Wanted: loads of money;News;News amp; Opinion

12th November 1999 at 00:00
A recent fund-raising drive by Bradford Grammar has again raised the question of how much schools need to provide good quality education. By Esther Leach.

THE SCHOOL car park is full and lights blaze in the windows of Bradford Grammar School's stately stone buildings. Guests, including the city's deputy Lord Mayor and the night's main speaker, BBC presenter Felicity Goodey, enter the packed assembly hall.

They have gathered for speech day and the chairman of governors, Alan H Jerome, is to announce that the school has already reached pound;1 million in its funds appeal, though the letter to parents and alumni was posted only weeks ago.

But then the 450-year-old grammar school which now charges fees - has advantages over Bradford's council-run schools. Its old boys include names such as David Hockney, who is heading the current appeal, and it is well used to successful fund-raising.

This time round it is reaching for a total of pound;2.5m, which is not a vast amount in the private sector scale - Manchester Grammar is currently appealing for pound;10m. But it is a lot more than most schools can manage, and the contrast again raises the question of how much the state must spend before its schools feel they are treated fairly. In September, the head of London's Oratory School, John McIntosh, was unashamedly clear that parental contributions of pound;30 per child per month were needed because the standard cash allocation from the council did not cover an acceptable level of education.

There is a hint of anger in the voice of John Hull, head of Buttershaw Upper School, Bradford, as he deplores the under-funding of his school, one of the biggest in the city with 1,340 pupils.

"Our funding is well below the average," he says. Asked what he would buy if his school was able to raise the kind of money Bradford Grammar has, he answers: "I'd paint and decorate the whole school. It hasn't been painted in five years. I'd spend money on the appearance of the school.

"The first thing people see when they walk into the school is the peeling paint and the worn tiles on the floors. But then I am not sure if I wouldn't spend the money on books because there are not enough to go round. Bradford needs to spend pound;40m to repair its school buildings; this year's budget will be only pound;5.7m."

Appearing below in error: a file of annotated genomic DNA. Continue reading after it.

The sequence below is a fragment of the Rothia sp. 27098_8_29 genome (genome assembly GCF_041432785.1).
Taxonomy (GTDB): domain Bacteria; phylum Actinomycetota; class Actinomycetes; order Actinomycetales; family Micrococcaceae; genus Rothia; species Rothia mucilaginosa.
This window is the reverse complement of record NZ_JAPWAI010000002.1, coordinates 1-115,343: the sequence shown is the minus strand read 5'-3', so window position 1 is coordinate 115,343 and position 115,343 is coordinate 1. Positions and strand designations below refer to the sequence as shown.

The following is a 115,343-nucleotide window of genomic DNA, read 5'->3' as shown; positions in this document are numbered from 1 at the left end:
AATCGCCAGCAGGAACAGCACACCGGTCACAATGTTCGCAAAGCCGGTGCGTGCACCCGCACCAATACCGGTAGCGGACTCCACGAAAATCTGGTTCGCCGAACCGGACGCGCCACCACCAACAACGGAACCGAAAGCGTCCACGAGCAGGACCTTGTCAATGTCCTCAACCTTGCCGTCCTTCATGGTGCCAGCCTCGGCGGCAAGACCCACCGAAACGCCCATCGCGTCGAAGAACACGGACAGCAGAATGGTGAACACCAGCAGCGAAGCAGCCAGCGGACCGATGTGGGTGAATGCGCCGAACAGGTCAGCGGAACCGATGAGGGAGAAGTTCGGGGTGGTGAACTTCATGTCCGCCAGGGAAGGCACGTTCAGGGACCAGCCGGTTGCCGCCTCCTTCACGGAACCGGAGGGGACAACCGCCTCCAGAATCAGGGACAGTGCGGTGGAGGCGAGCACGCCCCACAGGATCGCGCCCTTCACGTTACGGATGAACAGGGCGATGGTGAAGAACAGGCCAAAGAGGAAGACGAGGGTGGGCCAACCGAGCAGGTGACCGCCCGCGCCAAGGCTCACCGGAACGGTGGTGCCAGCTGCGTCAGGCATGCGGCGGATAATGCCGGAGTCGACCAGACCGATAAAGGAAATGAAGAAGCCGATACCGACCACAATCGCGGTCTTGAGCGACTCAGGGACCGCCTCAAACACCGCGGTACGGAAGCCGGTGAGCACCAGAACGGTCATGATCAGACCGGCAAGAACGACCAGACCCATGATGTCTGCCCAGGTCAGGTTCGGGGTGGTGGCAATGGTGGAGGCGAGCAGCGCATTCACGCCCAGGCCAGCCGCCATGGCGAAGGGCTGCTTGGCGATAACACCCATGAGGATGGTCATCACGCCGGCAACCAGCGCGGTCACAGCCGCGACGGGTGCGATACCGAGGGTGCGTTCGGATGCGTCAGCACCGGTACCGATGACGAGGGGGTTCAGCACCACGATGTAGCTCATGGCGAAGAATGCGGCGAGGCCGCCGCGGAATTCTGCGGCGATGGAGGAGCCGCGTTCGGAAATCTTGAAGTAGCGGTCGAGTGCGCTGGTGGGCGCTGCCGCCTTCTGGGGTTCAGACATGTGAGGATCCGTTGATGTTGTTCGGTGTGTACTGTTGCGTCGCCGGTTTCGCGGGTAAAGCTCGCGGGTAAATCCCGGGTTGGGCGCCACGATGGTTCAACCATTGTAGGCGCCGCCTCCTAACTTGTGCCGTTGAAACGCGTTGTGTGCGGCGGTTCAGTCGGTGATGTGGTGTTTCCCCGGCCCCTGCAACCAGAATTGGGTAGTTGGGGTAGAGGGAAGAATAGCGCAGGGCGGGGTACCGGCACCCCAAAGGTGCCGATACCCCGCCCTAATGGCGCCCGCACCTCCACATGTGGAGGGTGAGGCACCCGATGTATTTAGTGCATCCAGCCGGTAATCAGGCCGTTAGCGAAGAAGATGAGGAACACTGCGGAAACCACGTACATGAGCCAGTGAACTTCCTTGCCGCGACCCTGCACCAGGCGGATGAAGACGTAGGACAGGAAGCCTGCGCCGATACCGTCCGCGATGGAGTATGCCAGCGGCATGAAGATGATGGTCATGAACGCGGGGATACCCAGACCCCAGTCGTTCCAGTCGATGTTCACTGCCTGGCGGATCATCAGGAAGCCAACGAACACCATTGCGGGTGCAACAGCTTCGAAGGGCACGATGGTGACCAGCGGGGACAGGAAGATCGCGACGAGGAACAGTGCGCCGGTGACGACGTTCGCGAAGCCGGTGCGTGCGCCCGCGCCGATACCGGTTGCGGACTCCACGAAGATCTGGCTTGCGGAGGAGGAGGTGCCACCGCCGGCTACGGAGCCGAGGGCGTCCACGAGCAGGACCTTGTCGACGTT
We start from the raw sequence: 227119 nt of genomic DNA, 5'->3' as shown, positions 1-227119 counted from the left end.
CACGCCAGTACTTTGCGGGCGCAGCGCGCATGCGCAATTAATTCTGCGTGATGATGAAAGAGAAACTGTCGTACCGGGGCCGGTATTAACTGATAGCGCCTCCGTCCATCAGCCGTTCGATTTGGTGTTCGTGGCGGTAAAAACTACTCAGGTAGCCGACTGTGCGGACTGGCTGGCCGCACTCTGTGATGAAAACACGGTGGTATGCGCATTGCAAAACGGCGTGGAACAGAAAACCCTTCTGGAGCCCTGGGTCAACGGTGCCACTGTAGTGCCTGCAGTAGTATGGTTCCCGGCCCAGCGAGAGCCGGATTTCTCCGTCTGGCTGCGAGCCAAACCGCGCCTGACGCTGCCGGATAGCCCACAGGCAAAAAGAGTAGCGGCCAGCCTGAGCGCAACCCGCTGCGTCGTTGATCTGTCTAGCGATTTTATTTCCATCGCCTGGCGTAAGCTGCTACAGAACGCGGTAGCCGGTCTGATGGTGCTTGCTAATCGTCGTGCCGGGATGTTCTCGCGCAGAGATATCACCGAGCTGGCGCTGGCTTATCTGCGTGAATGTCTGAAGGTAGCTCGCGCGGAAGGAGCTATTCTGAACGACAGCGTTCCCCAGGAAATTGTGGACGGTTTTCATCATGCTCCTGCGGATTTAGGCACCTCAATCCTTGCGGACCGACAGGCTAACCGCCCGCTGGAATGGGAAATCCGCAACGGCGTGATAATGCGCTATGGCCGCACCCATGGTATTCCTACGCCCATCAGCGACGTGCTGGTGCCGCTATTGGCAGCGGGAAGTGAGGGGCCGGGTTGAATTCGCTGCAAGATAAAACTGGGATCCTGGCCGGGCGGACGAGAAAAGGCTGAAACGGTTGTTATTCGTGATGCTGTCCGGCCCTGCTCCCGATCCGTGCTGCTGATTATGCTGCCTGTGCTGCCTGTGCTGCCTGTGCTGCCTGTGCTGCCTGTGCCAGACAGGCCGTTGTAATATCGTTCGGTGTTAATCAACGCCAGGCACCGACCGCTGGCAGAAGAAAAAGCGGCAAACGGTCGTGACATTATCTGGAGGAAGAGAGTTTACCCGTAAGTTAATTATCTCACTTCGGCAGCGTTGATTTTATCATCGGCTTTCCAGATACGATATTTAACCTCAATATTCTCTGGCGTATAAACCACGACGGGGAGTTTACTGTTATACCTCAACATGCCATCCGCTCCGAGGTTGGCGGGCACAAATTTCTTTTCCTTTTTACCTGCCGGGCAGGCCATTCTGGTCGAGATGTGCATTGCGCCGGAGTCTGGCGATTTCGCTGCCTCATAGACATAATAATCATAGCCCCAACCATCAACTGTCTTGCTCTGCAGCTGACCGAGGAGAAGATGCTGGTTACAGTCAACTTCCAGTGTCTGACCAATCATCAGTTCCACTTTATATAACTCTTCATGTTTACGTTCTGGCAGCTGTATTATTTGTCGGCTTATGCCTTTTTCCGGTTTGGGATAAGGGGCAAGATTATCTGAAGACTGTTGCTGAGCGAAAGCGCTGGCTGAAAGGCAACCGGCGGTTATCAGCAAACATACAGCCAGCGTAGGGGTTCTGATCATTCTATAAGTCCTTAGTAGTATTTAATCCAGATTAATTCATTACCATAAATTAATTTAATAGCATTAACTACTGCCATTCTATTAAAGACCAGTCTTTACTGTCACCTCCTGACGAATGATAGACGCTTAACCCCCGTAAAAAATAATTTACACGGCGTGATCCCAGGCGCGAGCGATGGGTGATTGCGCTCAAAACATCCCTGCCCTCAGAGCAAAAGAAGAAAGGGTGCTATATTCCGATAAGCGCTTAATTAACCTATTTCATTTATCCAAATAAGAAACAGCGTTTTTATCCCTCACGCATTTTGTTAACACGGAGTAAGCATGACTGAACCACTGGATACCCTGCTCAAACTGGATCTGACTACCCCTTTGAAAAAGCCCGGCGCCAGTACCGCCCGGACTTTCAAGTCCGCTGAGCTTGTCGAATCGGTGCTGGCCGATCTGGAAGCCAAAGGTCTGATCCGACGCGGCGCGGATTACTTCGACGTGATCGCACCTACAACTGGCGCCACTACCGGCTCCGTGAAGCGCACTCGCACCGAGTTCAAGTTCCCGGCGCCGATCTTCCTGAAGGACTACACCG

The school is cheerful, says Mr Hull, and staff and pupils work well. But there are strict limits to how much extra, if anything, the parents can pay out.

The deputy head of Eccleshill Upper School, Rob Goodwin, says his list of "must haves" would include basic needs such as the security of the school's staff and 600 students.

"The grounds are exposed on three sides and are invaded by motor cyclists."

Bradford Grammar is equally confident that it needs the money. The first pound;1m is for bursaries to replace abolished assisted places. "I am passionate about the concept of bursaries. I do believe these academically gifted children blossom in a grammar school," said headteacher Stephen Davidson. The school offered 28 bursaries in 1998 and this year has provided another 22.

The other pound;1.5m which the school wants to raise is for a six-lane swimming pool and a music centre. It has recently acquired a new library and IT centre, a new sports hall and a theatre, and is about to start work on a sixth form centre.

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